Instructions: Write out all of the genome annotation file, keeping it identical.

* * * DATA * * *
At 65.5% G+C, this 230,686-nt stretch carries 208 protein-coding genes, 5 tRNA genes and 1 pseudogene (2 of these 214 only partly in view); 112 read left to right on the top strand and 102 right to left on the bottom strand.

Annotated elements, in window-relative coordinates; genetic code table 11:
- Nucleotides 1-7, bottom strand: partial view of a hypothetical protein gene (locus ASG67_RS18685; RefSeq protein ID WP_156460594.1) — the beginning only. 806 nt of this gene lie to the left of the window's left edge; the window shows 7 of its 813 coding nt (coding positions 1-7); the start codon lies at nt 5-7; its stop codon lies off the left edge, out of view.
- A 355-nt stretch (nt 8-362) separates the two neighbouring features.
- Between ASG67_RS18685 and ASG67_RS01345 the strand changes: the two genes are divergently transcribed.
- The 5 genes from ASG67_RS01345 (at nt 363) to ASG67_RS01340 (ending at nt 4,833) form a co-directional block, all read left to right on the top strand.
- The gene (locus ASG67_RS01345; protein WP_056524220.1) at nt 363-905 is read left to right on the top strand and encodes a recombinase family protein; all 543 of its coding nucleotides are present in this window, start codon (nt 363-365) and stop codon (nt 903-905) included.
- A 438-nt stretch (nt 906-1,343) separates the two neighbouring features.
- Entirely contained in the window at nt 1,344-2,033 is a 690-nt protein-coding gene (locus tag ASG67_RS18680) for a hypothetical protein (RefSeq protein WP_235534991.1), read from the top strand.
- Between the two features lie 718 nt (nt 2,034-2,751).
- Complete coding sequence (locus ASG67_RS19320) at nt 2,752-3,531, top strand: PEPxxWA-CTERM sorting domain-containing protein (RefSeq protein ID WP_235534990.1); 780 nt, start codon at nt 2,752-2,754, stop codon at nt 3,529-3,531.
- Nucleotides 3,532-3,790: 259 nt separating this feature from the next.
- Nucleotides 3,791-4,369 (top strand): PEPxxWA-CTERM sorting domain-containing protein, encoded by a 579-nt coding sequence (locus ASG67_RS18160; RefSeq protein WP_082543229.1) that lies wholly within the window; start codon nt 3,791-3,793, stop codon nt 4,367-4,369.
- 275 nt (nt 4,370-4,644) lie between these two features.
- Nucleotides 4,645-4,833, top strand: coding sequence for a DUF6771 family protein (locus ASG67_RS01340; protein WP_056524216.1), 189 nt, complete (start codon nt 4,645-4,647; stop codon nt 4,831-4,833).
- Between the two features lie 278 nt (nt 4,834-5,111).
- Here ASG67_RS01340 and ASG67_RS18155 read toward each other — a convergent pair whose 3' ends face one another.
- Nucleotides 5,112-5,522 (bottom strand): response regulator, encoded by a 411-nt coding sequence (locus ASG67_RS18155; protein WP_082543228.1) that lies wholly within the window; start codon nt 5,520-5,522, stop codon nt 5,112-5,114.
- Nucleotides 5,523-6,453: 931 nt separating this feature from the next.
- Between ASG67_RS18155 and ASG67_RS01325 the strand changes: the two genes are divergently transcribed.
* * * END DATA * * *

At 65.5% G+C, this 230,686-nt stretch carries 208 protein-coding genes, 5 tRNA genes and 1 pseudogene (2 of these 214 only partly in view); 112 read left to right on the top strand and 102 right to left on the bottom strand.

Annotated elements, in window-relative coordinates; genetic code table 11:
- Nucleotides 1-7, bottom strand: partial view of a hypothetical protein gene (locus ASG67_RS18685; RefSeq protein ID WP_156460594.1) — the beginning only. 806 nt of this gene lie to the left of the window's left edge; the window shows 7 of its 813 coding nt (coding positions 1-7); the start codon lies at nt 5-7; its stop codon lies off the left edge, out of view.
- A 355-nt stretch (nt 8-362) separates the two neighbouring features.
- Between ASG67_RS18685 and ASG67_RS01345 the strand changes: the two genes are divergently transcribed.
- The 5 genes from ASG67_RS01345 (at nt 363) to ASG67_RS01340 (ending at nt 4,833) form a co-directional block, all read left to right on the top strand.
- The gene (locus ASG67_RS01345; protein WP_056524220.1) at nt 363-905 is read left to right on the top strand and encodes a recombinase family protein; all 543 of its coding nucleotides are present in this window, start codon (nt 363-365) and stop codon (nt 903-905) included.
- A 438-nt stretch (nt 906-1,343) separates the two neighbouring features.
- Entirely contained in the window at nt 1,344-2,033 is a 690-nt protein-coding gene (locus tag ASG67_RS18680) for a hypothetical protein (RefSeq protein WP_235534991.1), read from the top strand.
- Between the two features lie 718 nt (nt 2,034-2,751).
- Complete coding sequence (locus ASG67_RS19320) at nt 2,752-3,531, top strand: PEPxxWA-CTERM sorting domain-containing protein (RefSeq protein ID WP_235534990.1); 780 nt, start codon at nt 2,752-2,754, stop codon at nt 3,529-3,531.
- Nucleotides 3,532-3,790: 259 nt separating this feature from the next.
- Nucleotides 3,791-4,369 (top strand): PEPxxWA-CTERM sorting domain-containing protein, encoded by a 579-nt coding sequence (locus ASG67_RS18160; RefSeq protein WP_082543229.1) that lies wholly within the window; start codon nt 3,791-3,793, stop codon nt 4,367-4,369.
- 275 nt (nt 4,370-4,644) lie between these two features.
- Nucleotides 4,645-4,833, top strand: coding sequence for a DUF6771 family protein (locus ASG67_RS01340; protein WP_056524216.1), 189 nt, complete (start codon nt 4,645-4,647; stop codon nt 4,831-4,833).
- Between the two features lie 278 nt (nt 4,834-5,111).
- Here ASG67_RS01340 and ASG67_RS18155 read toward each other — a convergent pair whose 3' ends face one another.
- Nucleotides 5,112-5,522 (bottom strand): response regulator, encoded by a 411-nt coding sequence (locus ASG67_RS18155; protein WP_082543228.1) that lies wholly within the window; start codon nt 5,520-5,522, stop codon nt 5,112-5,114.
- Nucleotides 5,523-6,453: 931 nt separating this feature from the next.
- Between ASG67_RS18155 and ASG67_RS01325 the strand changes: the two genes are divergently transcribed.